The Securities and Exchange Commission (SEC) has announced two enforcement actions in the crypto space this week. ICO platform TokenLot and cryptocurrency hedge fund Crypto Asset Management LP (CAM) have been shut down by the regulators. The agency described both actions as the first of their kind.
As per the press release about the action against CAM, “its sole principal Timothy Enneking raised more than $3.6 million over a four-month period in late 2017 while falsely claiming that the fund was regulated by the SEC and had filed a registration statement with the agency.”
According to the SEC, it is its “first-ever enforcement action finding an investment company registration violation by a hedge fund manager based on its investments in digital assets.”
“Hedge funds seeking to ride the digital asset wave continue to proliferate,” the SEC’s Asset Management Unit co-chief C. Dabney O’Riordan said. “Investment advisers must be sure that the funds they offer adhere to the applicable registration obligations and must accurately represent their funds’ regulatory status to investors.”
CAM consented to the sanctions order that asks the fund to halt operation and settle a $200,000 penalty.
Billed as an “ICO Superstore,” TokenLot, which is run by Eli Lewitt and Lenny Kugel, has also been ordered to cease operations. As per the order, it “operated a website platform through with the company marketed and sold digital token to investors.”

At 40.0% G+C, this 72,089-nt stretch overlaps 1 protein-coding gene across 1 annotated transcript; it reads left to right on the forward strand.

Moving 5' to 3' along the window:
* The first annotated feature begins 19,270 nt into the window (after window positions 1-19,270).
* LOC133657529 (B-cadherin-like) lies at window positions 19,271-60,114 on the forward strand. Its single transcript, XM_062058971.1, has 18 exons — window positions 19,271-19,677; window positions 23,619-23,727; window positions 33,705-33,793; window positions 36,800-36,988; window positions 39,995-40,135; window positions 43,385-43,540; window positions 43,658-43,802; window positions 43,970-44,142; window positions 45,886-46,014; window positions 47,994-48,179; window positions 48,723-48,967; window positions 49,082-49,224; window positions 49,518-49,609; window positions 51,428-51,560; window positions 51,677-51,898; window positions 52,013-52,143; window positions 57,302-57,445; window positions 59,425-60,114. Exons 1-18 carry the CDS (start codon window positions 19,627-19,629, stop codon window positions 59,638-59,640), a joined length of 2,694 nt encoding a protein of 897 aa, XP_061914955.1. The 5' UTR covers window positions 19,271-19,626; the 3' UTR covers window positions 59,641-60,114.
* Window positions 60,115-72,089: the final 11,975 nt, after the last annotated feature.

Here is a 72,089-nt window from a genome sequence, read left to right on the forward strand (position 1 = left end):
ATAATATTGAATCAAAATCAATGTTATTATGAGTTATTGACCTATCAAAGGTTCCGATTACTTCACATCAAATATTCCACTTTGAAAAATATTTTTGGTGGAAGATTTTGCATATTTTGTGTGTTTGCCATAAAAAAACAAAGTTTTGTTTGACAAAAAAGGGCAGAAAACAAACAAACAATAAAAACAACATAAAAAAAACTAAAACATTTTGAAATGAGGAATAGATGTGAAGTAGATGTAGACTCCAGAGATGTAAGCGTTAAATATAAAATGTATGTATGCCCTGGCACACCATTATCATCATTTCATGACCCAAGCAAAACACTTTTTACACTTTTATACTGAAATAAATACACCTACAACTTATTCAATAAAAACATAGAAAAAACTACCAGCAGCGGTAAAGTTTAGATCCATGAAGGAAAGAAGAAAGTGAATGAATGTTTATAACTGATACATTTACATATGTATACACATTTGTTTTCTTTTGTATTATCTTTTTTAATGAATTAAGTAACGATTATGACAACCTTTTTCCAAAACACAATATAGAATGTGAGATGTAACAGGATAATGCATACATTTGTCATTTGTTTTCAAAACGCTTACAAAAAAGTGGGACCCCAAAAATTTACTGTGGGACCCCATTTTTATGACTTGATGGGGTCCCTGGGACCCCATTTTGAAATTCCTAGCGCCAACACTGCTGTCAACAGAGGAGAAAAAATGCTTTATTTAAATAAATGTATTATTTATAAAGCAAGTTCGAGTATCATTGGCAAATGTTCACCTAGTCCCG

The SEC said that it “is the SEC’s first case charging unregistered broker-dealers for selling digital tokens” since the release of the DAO Report which concluded ICOs qualify as securities and therefore would be subject to SEC oversight.
The sanctions bar Lewitt and Kugel from “association with any broker, dealer, investment adviser, municipal securities dealer, municipal advisor, transfer agent, or nationally recognized statistical rating organization.” It also prohibits them from offering any stock, but they can apply to have these bans lifted after three years. The two are also ordered to return the $471,000 they made, including the interest, and settle a $45,000 fine apiece.
TokenLot’s website presently features only a note to clients, stating that “due to the ever-changing regulatory landscape of the cryptocurrency space in our jurisdiction, we regret to inform you that we will be closing TokenLot.”
TokenLot has appeared in the news before. In 2017, Confido, which conducted its ICO via TokenLot, disappeared shortly after raising $375,000. At the time, Lewitt called the Confido team “very good scammers.”
Following the SEC head Jay Clayton’s famous assertion that “each ICO I’ve seen could be a security” and the DAO Report, these actions are likely just the beginning of the agency’s more aggressive attitude toward crypto regulation.